I try to rely on reliable scientific data. If I stray, I try to be clear that this is my opinion. If I am wrong, I will be the first to want to know, with evidence of course. Whether I have effectively navigated this process, I cannot say. I only try.
To cut through the confusion, let’s consider a definition for nutrition, and the type of food we should consume to optimize nutrition. Research shows that real nutrition comes from whole plant-based foods (WFPB). There are only two parts to my description of the whole food, plant based (WFPB) diet, while keeping simple the general message and fully recognizing the complexity of the supporting evidence.
Part one: the whole food plant-based (WFPB) diet is based on whole foods consumed in their reasonably intact form, cooked or raw, physically diced, sliced or combined with other foods as one chooses. The important point about wholeness is that all of the nutrients in the food are consumed together, as opposed to their being consumed in isolation, as in supplements.
Part two: animal foods are not necessary as all nutrients essential for human health can be provided by and even optimized by plant foods. Also, there is no health value for added oil or fat or refined carbohydrate (e.g., sugar)—these are not whole foods. I estimate that at least 90% of one’s optimal health will be achieved by living these two simple rules.
On fat and/or oil, I know of no reliable evidence to avoid every drop of added oil for health reasons. But, personally, my reasons for not using added oil is mostly because most of the marketplace oil is relatively rich in omega-6 pro-inflammatory fats, which readily oxidize to free radicals and which promote aging and development of various degenerative diseases. In addition, pure oil is generally low or absent in nutrients, only providing calories. Thus, its use, in general, results in less consumption of foods full of nutrients. Also, added oil in higher amounts, and especially when used in processed and animal-based foods, is addictive, the more consumed the more it is wanted, thus adding to the problem. I do not apply these comments to oil-rich whole foods, like nuts, seeds and avocados because several studies show that risk of heart disease decreases with the modest consumption of these foods. However, some individuals find that they can gain weight with the overconsumption of high-fat plant foods, thus necessitating a decision based on personal experience.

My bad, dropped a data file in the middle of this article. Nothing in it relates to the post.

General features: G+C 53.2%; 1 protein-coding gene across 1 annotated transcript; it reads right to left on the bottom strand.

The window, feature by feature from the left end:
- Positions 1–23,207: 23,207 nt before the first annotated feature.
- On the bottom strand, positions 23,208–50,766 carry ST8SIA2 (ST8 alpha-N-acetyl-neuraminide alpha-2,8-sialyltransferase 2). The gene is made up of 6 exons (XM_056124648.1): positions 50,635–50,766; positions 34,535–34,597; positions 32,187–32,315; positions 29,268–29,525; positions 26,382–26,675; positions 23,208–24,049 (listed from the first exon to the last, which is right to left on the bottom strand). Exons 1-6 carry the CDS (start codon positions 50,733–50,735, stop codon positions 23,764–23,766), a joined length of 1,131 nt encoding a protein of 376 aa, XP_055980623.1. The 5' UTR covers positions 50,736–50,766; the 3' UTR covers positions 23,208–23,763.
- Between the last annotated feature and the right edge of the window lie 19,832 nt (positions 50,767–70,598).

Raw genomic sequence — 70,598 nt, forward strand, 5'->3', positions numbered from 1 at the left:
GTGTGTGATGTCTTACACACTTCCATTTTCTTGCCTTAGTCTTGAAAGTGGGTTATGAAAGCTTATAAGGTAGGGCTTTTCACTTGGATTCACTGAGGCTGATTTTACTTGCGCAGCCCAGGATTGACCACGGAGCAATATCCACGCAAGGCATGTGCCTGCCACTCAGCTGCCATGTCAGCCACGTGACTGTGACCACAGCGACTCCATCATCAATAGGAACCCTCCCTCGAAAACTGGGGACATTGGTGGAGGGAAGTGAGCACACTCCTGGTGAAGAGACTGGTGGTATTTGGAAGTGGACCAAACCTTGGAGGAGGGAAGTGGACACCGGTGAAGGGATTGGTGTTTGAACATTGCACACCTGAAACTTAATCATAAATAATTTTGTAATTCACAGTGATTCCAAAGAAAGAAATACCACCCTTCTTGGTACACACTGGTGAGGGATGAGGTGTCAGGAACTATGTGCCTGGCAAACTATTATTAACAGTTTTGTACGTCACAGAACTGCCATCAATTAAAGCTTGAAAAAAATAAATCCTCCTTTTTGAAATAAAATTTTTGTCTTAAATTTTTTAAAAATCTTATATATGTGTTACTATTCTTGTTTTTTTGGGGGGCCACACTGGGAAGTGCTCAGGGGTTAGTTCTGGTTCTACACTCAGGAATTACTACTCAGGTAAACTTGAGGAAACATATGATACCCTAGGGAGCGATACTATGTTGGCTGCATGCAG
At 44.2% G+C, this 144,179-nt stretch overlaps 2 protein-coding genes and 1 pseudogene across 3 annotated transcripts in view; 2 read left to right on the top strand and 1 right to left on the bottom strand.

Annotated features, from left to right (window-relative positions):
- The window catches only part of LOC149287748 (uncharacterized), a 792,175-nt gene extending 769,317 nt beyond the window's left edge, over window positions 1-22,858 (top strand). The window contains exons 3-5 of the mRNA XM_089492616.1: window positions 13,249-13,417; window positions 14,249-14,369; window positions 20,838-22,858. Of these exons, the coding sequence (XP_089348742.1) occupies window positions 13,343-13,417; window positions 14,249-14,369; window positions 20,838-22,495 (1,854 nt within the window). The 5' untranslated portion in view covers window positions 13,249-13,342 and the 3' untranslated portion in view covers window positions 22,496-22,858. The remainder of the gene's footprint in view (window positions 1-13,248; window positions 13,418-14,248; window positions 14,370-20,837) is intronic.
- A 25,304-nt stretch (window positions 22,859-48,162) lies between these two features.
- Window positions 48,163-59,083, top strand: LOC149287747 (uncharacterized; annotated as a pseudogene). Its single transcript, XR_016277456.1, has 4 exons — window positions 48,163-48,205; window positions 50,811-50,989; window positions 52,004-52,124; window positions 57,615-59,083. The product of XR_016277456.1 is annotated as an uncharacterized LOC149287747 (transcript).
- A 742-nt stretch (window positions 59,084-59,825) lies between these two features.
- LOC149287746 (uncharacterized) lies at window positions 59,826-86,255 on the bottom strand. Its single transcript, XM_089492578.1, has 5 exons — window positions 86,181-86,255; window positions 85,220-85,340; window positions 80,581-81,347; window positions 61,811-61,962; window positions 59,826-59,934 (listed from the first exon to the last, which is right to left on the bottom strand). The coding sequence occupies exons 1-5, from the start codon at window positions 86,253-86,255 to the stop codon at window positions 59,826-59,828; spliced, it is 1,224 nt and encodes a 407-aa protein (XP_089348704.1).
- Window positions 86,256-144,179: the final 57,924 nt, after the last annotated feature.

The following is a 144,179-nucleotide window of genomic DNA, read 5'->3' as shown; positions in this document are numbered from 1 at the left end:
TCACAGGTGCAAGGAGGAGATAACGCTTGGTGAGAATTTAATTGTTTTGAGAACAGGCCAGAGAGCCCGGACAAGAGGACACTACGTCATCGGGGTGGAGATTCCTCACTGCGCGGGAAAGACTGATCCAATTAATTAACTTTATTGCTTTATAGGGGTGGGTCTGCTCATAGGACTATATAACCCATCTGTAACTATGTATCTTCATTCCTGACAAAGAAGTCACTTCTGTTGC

There also is no nutritional need for refined sugar, which can be addictive in higher amounts, especially when used in beverages, pastries and other processed foods. Consumption of these foods is associated with obesity, cardiovascular disease, dental caries and diabetes. On the other hand, there is no scientifically verifiable evidence that small amounts of sugar and other sweeteners used in whole food plant-based recipes cause any noticeable harm, the only precaution being the encouragement of addiction.